In late Feb. sexologist Ray Blanchard made a guest appearance on a YouTube show hosted by Edward Dutton, a white supremacist anthropologist who also goes by the moniker âThe Jolly Heretic.â Blanchard promoted discredited theories about transgender people â particularly trans women â and implied that it is acceptable to ask transgender people about their genitalia.
âThe Jolly Hereticâ
Edward Dutton is a prolific vlogger and author whose books have been published by Arktos Media, a Budapest-based white nationalist publishing house, and Richard Spencerâs Washington Summit Publishers. Dutton is listed as part of the âEditorial Circleâ for Spencerâs online publication Radix Journal. He also sits on the advisory board of Mankind Quarterly, a pseudo-academic journal that traffics in scientific racism.
Unsurprisingly Dutton was denounced as a âwhite supremacistâ in an op-ed for The Gaudie, the student newspaper of Duttonâs alma mater Aberdeen University, over his racist rants and associations with antisemites and white nationalists. Indeed, Dutton has made appearances on multiple white nationalist shows where heâs claimed white people have higher IQs than nonwhites and fretted over declining white birthrates.
In a jovial discussion of racial differences during a Dec. 2020 livestream with Richard Spencer, Dutton claimed that âwhite-Blackâ marriages are the âleast likely.â He explained that âBlack females are penalized because they are not particularly feminine looking,â but that âitâs Asian women that of course everyone wantsâ because they âhave these child-like featuresâ which are a âsign of good genes.â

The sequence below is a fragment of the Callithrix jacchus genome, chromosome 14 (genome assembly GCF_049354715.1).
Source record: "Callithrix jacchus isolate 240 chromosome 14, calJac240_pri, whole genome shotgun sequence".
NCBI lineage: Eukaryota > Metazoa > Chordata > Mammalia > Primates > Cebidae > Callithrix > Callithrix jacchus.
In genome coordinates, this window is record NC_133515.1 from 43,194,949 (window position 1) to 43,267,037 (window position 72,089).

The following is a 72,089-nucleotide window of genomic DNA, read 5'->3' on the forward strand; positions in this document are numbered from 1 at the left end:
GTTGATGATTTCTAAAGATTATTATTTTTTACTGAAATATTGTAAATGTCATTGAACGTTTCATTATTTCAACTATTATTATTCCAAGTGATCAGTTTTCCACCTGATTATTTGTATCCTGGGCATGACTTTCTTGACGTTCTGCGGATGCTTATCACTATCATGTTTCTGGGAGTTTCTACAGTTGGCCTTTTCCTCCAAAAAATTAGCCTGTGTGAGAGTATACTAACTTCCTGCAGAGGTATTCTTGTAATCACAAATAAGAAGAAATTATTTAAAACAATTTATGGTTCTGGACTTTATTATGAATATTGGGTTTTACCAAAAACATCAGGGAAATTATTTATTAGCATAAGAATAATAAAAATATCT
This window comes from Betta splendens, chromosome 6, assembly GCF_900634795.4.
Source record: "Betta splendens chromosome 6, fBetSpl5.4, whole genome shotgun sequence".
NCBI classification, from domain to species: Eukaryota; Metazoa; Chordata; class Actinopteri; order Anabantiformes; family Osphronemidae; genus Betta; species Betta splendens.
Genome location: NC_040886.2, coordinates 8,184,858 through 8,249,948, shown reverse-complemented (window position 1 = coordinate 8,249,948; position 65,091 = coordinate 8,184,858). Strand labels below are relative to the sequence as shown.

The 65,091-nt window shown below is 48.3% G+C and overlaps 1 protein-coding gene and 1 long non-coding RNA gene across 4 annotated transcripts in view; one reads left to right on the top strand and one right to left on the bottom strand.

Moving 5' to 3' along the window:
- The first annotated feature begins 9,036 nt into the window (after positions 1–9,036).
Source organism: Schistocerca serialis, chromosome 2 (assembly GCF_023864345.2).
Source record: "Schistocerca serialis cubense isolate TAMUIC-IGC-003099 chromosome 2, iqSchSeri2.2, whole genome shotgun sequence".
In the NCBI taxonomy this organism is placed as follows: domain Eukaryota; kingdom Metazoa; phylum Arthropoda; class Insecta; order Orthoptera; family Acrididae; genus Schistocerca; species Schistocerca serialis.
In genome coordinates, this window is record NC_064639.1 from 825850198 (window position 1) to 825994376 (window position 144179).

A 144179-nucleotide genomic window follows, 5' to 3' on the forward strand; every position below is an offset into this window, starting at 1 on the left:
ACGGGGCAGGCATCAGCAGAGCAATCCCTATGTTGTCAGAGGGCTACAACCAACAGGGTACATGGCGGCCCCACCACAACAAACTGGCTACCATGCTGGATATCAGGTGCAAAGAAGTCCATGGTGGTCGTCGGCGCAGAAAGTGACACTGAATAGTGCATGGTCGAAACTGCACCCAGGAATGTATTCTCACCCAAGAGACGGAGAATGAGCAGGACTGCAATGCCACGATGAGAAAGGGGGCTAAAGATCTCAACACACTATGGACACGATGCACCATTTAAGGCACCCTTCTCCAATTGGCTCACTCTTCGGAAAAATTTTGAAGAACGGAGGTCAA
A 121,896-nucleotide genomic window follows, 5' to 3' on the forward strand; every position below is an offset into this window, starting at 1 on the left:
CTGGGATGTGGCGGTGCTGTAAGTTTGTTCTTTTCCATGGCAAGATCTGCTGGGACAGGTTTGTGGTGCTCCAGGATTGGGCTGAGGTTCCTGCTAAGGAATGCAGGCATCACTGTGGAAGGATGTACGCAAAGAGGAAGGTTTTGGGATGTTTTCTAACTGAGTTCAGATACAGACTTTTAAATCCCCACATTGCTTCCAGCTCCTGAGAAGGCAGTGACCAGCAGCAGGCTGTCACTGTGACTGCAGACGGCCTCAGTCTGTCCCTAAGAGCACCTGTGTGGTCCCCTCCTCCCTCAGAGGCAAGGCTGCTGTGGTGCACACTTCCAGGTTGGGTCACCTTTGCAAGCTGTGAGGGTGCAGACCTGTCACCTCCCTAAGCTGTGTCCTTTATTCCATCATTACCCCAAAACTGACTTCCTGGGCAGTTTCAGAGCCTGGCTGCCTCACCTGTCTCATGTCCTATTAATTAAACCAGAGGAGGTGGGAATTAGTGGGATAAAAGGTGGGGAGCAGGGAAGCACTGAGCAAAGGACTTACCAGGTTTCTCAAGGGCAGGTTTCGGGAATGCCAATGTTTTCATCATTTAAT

Dutton also said he conducted research into âmore obscure racesâ like âthe Bushmen,â whom he described as a âsmall raceâ that âused to be dominant in southern Africaâ but was âpushedâ further south by âNegroids.â
âAnd theyâre being increasingly put on reservations where they[âre] just drinking themselves to death,â he said. âAnd they are very low IQ. Average IQ seems to be something like 50 where the Black IQ is 70. And they have enormous buttocks called steatopygia which is so large â and of course theyâre muscle, not fat â their children can stand on them and be transported around.â
With regard to alcoholism Spencer noted that âmongoloidsâ in general have âserious issuesâ with alcohol.
In a Feb. 2020 episode of Red Ice TV, Dutton claimed that Muslims have lower IQs on average than non-Muslims while promoting his book Why Islam Makes You Stupid . . . But Also Means Youâll Conquer The World. As he told white nationalist host Henrik Palmgren, Muslims are âless intelligent than usâ with IQs that are â15 points lowerâ than those of Europeans.
âSo they are less intelligent. But they are heavily outbreeding,â he warned. Dutton went on to claim that the high birthrates of nonwhite Muslims are part of a strategy to conquer the West.
âThey talk about settlement from below,â he told Palmgren. âThey are conquering Western countries with the wombs of their women. And that is precisely what they are doing. And it is a conquest. Itâs an act of conquest with all the hallmarks of a conquest. Even this controversy over grooming young girls and whatever. What does that do? It is undermining the confidence of the men.â
Two years ago Dutton gave a speech at the conference for the Patriotic Alternative, a white nationalist British group founded by Neo-Nazi Mark Collett. In a 2019 appearance on This Week on the Alt-Right, hosted by Collett and white nationalists Jason KĂ¶hne and Patrick Slattery, Dutton claimed that feminism was responsible for women with higher IQs having fewer children than women with lower IQs.
âBecause what feminism means is âŠ the stupid girl will drop out of school at 16 and have loads of children by unsuitable men,â he said.
âAnd she is a grandmother â itâs not just more children but more generations â she is a grandmother by the time her more intelligent contemporary whoâs spent all of her twenties, and perhaps even the first part of her thirties, concentrating on going to university and concentrating on a career begins to become a mother.â
On his Twitter account, where he uses the handle @jollyheretic, Dutton wrote that a âsociety of declining IQ will become ever-more âThird Worldâ-like,â joked that âWestern universitiesâ should instead be called âdiversities,â and claimed that â[Social Justice Warrior] females are literally modern-day witches.â